QUEZON CITY (MindaNews / 27 February) — Last Friday, we commemorated the 36th anniversary of the People Power Revolution that took place on EDSA. President Rodrigo R. Duterte released a statement calling on Filipinos to emulate the heroism, the “true essence” of the People Power Revolution, that ousted the late President and dictator Ferdinand E. Marcos from Malacanang. PRRD noted that “this celebration serves as a strong reminder that with unity, cooperation and faith, there is nothing that we cannot collectively achieve for the greater good of our country.”
I wonder how much longer we will be celebrating the People Power Revolution. The children of today only know it as a holiday, a day to go to the mall and watch a movie.
Speaking of children, today on “She Talks Peace,” we had an illuminating conversation with Capt. Sherhannah Paiso – a Tausug woman, a military officer, a teacher, psychologist, social anthropologist. We followed up the debate following the passage of Republic Act No. 11596, also known as An Act Prohibiting the Practice of Child Marriage and Imposing Penalties.
Even the Kingdom of Saudi Arabia has banned child marriage. In 2020, the Minister of Justice and Chairman of the Supreme Judicial Council, Sheikh Walid Al-Samaani, issued a circular to all the courts banning the marriage of persons under 18 years.
Globally, the Philippines is ranked 12 in terms of absolute number of child marriages, according to Unicef. My cohost, Dina Zaman of the Malaysian think-tank IMAN, says that Malaysia shares similar issues.
Hannah is now with the Civil Relations Services of the Armed Forces of the Philippines (AFP). If you wonder why she is so interested in the subject of child marriage, it is not just because she is a psychologist. She is also concerned about how our children are being engaged in terrorist or violent extremist activities. As a military officer, she conducts research and collaborates with stakeholders on issues related to conflict and keeping the peace. In her work, she has seen how children are exploited by terrorist organizations. She has seen children as young as 10 exploited by the New People’s Army (NPA).
Hannah worries that some fathers would rather marry their child daughters off to recognized enemies of the state like the Abu Sayyaf Group (ASG), rather than they marry drug addicts, or farmers. Marrying off young girls to terrorist leaders seems to have become their strategy to gain protection or money, to acquire allegiance or strengthen a loyal base on the part of the terrorist organization. Children from other indigenous cultures have also been victims of child marriage.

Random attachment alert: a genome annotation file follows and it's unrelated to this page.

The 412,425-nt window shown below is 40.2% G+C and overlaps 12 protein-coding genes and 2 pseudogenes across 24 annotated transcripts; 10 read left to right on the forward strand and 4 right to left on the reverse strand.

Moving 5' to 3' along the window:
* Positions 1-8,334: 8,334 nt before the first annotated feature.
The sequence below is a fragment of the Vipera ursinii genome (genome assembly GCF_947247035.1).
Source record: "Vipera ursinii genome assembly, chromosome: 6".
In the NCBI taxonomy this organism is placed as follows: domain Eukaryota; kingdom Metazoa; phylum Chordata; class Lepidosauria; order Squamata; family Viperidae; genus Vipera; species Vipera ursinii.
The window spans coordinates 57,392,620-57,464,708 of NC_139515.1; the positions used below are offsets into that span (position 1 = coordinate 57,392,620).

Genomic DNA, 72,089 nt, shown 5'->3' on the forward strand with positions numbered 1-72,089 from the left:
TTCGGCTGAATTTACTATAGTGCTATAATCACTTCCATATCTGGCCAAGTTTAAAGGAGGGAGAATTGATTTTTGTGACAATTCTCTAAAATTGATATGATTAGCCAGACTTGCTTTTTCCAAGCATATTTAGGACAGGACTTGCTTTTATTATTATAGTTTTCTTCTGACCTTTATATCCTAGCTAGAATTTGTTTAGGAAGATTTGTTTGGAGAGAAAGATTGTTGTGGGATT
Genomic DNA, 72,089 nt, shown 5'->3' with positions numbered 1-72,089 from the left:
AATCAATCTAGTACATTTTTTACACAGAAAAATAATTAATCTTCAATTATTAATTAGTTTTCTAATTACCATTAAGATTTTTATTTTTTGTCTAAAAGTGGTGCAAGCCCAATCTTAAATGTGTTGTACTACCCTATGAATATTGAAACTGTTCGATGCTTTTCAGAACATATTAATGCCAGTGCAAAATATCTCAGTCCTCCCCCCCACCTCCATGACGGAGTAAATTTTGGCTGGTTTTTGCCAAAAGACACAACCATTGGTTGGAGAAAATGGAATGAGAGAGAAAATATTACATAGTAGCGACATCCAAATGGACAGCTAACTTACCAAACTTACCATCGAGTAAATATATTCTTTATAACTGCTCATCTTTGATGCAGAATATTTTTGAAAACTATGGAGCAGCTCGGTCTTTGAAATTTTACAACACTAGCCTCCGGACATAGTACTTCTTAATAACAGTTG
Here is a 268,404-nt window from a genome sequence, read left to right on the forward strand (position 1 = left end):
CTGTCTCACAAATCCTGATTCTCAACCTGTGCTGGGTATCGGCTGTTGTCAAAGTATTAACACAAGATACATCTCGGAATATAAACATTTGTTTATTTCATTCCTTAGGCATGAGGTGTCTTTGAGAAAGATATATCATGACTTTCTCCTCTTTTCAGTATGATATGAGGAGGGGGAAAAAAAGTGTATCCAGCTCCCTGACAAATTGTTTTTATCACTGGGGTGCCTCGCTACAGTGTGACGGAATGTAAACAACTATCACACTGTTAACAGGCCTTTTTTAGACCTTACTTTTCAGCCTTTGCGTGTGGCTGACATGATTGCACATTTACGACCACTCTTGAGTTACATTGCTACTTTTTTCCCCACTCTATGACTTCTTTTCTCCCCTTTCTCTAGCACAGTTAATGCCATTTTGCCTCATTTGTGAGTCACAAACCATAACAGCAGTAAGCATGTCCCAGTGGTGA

In her most recent fieldwork on the Abu Sayyaf in Sulu, she found out that some uneducated parents in impoverished areas marry off their daughters to ASG, because even if they are considered as enemies of the state, they are the rich ones. “So when we interview the fathers, they say they’d rather marry off their daughters to AS who has money, who has firearms, who can protect them.” Hannah is concerned about this distorted notion of protection. “That’s why they want an AS as a son in law. Rather than a drug addict, or farmer, or someone who has very low income.”
I asked Hannah what arguments she uses with her relatives who support child marriage, especially those who say “it is our culture!”
She said that as far as her people are concerned, she explains using science. “Regardless of culture, race, age, anything. Science is science whether you agree on it or not.” Her argument: “Simple: a child’s brain is not the same as an adult’s brain. The child is still developing. Doesn’t have a fully developed pre-frontal cortex, which is responsible for higher thinking skills. It will only be fully developed at age 25. That’s why when we look back, we tend to regret our decisions when we were youth. Because at that time, the decision maker is not the frontal cortex, but the amygdala, the seat of emotions, especially fear and anger. That’s why there are so many cases of child marriage, batang ina, batang ama, who regret their decisions later in life, charge it to experience. That’s why parental guidance is very important. Even the sexual reproductive system is not developed. That’s why there are many cases of anemia, STD, all those problems because she is not yet fully developed. Yes, there is a reproductive system, but it’s premature to use it that fast.”
Dina agrees. In Malaysia, they have the same problem with teenage pregnancies arising from child marriage.
When I asked Hannah about the argument that it’s better to marry off teenage girls so they do not have premarital sex, she had a good laugh. If you want to know why she laughed, tune in to “She Talks Peace” today.
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(MindaViews is the opinion section of Mindanews. Amina Rasul is the President of the Philippine Center for Islam and Democracy, an advocate for Mindanao and the Bangsamoro, peace, human rights and democracy).